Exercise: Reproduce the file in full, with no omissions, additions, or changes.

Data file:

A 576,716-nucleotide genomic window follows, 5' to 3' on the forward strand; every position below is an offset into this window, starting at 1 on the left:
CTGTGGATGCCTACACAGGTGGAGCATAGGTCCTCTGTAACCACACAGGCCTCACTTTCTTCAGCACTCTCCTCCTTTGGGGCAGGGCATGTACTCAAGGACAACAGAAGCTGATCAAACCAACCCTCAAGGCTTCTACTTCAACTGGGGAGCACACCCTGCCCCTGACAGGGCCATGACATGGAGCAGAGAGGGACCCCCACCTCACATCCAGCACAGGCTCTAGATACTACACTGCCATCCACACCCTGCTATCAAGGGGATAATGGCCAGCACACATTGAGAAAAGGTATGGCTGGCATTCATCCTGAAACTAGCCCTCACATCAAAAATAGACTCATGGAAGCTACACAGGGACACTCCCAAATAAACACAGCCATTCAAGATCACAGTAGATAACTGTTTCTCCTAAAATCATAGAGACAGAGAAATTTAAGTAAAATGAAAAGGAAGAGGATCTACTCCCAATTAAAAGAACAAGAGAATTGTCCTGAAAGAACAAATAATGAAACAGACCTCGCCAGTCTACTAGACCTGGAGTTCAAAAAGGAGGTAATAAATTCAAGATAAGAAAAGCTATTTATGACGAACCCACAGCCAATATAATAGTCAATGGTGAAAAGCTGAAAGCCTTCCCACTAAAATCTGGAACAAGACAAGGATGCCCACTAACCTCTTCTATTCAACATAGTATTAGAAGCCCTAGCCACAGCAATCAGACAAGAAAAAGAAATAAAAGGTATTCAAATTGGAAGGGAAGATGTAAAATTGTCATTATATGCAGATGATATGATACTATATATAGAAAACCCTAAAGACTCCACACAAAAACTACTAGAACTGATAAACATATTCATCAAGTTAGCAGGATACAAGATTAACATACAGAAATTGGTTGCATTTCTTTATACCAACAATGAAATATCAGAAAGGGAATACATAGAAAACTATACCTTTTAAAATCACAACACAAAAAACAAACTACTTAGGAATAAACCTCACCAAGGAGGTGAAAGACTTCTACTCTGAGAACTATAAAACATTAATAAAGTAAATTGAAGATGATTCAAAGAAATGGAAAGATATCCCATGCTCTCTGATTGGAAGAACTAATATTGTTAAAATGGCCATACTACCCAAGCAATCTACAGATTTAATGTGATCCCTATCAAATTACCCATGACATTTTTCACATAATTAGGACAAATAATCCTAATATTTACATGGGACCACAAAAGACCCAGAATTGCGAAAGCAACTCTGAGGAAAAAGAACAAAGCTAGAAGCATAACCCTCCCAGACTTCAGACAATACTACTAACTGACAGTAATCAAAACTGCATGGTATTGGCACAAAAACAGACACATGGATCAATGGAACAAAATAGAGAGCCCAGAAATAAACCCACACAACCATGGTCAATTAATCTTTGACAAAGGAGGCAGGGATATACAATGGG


A 576,716-nucleotide genomic window follows, 5' to 3' on the forward strand; every position below is an offset into this window, starting at 1 on the left:
CTGTGGATGCCTACACAGGTGGAGCATAGGTCCTCTGTAACCACACAGGCCTCACTTTCTTCAGCACTCTCCTCCTTTGGGGCAGGGCATGTACTCAAGGACAACAGAAGCTGATCAAACCAACCCTCAAGGCTTCTACTTCAACTGGGGAGCACACCCTGCCCCTGACAGGGCCATGACATGGAGCAGAGAGGGACCCCCACCTCACATCCAGCACAGGCTCTAGATACTACACTGCCATCCACACCCTGCTATCAAGGGGATAATGGCCAGCACACATTGAGAAAAGGTATGGCTGGCATTCATCCTGAAACTAGCCCTCACATCAAAAATAGACTCATGGAAGCTACACAGGGACACTCCCAAATAAACACAGCCATTCAAGATCACAGTAGATAACTGTTTCTCCTAAAATCATAGAGACAGAGAAATTTAAGTAAAATGAAAAGGAAGAGGATCTACTCCCAATTAAAAGAACAAGAGAATTGTCCTGAAAGAACAAATAATGAAACAGACCTCGCCAGTCTACTAGACCTGGAGTTCAAAAAGGAGGTAATAAATTCAAGATAAGAAAAGCTATTTATGACGAACCCACAGCCAATATAATAGTCAATGGTGAAAAGCTGAAAGCCTTCCCACTAAAATCTGGAACAAGACAAGGATGCCCACTAACCTCTTCTATTCAACATAGTATTAGAAGCCCTAGCCACAGCAATCAGACAAGAAAAAGAAATAAAAGGTATTCAAATTGGAAGGGAAGATGTAAAATTGTCATTATATGCAGATGATATGATACTATATATAGAAAACCCTAAAGACTCCACACAAAAACTACTAGAACTGATAAACATATTCATCAAGTTAGCAGGATACAAGATTAACATACAGAAATTGGTTGCATTTCTTTATACCAACAATGAAATATCAGAAAGGGAATACATAGAAAACTATACCTTTTAAAATCACAACACAAAAAACAAACTACTTAGGAATAAACCTCACCAAGGAGGTGAAAGACTTCTACTCTGAGAACTATAAAACATTAATAAAGTAAATTGAAGATGATTCAAAGAAATGGAAAGATATCCCATGCTCTCTGATTGGAAGAACTAATATTGTTAAAATGGCCATACTACCCAAGCAATCTACAGATTTAATGTGATCCCTATCAAATTACCCATGACATTTTTCACATAATTAGGACAAATAATCCTAATATTTACATGGGACCACAAAAGACCCAGAATTGCGAAAGCAACTCTGAGGAAAAAGAACAAAGCTAGAAGCATAACCCTCCCAGACTTCAGACAATACTACTAACTGACAGTAATCAAAACTGCATGGTATTGGCACAAAAACAGACACATGGATCAATGGAACAAAATAGAGAGCCCAGAAATAAACCCACACAACCATGGTCAATTAATCTTTGACAAAGGAGGCAGGGATATACAATGGG